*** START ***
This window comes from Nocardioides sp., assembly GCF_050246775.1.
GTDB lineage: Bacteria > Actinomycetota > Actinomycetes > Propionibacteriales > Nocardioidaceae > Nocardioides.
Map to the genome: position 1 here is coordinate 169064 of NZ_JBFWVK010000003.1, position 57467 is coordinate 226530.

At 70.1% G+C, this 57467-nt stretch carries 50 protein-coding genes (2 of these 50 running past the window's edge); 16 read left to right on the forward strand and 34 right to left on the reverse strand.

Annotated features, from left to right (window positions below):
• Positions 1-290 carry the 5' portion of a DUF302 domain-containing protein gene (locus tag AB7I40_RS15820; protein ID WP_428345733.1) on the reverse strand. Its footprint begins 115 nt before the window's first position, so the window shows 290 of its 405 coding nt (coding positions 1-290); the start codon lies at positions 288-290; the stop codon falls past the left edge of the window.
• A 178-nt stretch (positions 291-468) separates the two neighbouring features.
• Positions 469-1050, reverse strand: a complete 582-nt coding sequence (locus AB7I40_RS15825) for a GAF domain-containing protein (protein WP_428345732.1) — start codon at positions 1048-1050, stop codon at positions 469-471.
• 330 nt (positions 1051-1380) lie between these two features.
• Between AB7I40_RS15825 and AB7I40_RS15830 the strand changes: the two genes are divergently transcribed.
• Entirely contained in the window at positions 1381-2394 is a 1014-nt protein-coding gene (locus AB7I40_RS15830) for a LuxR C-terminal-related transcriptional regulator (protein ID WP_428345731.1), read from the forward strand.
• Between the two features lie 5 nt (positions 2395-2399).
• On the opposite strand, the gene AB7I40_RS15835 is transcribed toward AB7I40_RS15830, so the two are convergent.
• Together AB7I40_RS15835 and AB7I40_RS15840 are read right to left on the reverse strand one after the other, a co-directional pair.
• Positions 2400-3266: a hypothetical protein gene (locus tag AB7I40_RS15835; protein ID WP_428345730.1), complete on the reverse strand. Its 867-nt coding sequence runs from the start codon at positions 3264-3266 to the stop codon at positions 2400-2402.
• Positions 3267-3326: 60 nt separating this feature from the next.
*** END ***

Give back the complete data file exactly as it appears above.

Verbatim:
This window comes from Nocardioides sp., assembly GCF_050246775.1.
GTDB lineage: Bacteria > Actinomycetota > Actinomycetes > Propionibacteriales > Nocardioidaceae > Nocardioides.
Map to the genome: position 1 here is coordinate 169064 of NZ_JBFWVK010000003.1, position 57467 is coordinate 226530.

At 70.1% G+C, this 57467-nt stretch carries 50 protein-coding genes (2 of these 50 running past the window's edge); 16 read left to right on the forward strand and 34 right to left on the reverse strand.

Annotated features, from left to right (window positions below):
• Positions 1-290 carry the 5' portion of a DUF302 domain-containing protein gene (locus tag AB7I40_RS15820; protein ID WP_428345733.1) on the reverse strand. Its footprint begins 115 nt before the window's first position, so the window shows 290 of its 405 coding nt (coding positions 1-290); the start codon lies at positions 288-290; the stop codon falls past the left edge of the window.
• A 178-nt stretch (positions 291-468) separates the two neighbouring features.
• Positions 469-1050, reverse strand: a complete 582-nt coding sequence (locus AB7I40_RS15825) for a GAF domain-containing protein (protein WP_428345732.1) — start codon at positions 1048-1050, stop codon at positions 469-471.
• 330 nt (positions 1051-1380) lie between these two features.
• Between AB7I40_RS15825 and AB7I40_RS15830 the strand changes: the two genes are divergently transcribed.
• Entirely contained in the window at positions 1381-2394 is a 1014-nt protein-coding gene (locus AB7I40_RS15830) for a LuxR C-terminal-related transcriptional regulator (protein ID WP_428345731.1), read from the forward strand.
• Between the two features lie 5 nt (positions 2395-2399).
• On the opposite strand, the gene AB7I40_RS15835 is transcribed toward AB7I40_RS15830, so the two are convergent.
• Together AB7I40_RS15835 and AB7I40_RS15840 are read right to left on the reverse strand one after the other, a co-directional pair.
• Positions 2400-3266: a hypothetical protein gene (locus tag AB7I40_RS15835; protein ID WP_428345730.1), complete on the reverse strand. Its 867-nt coding sequence runs from the start codon at positions 3264-3266 to the stop codon at positions 2400-2402.
• Positions 3267-3326: 60 nt separating this feature from the next.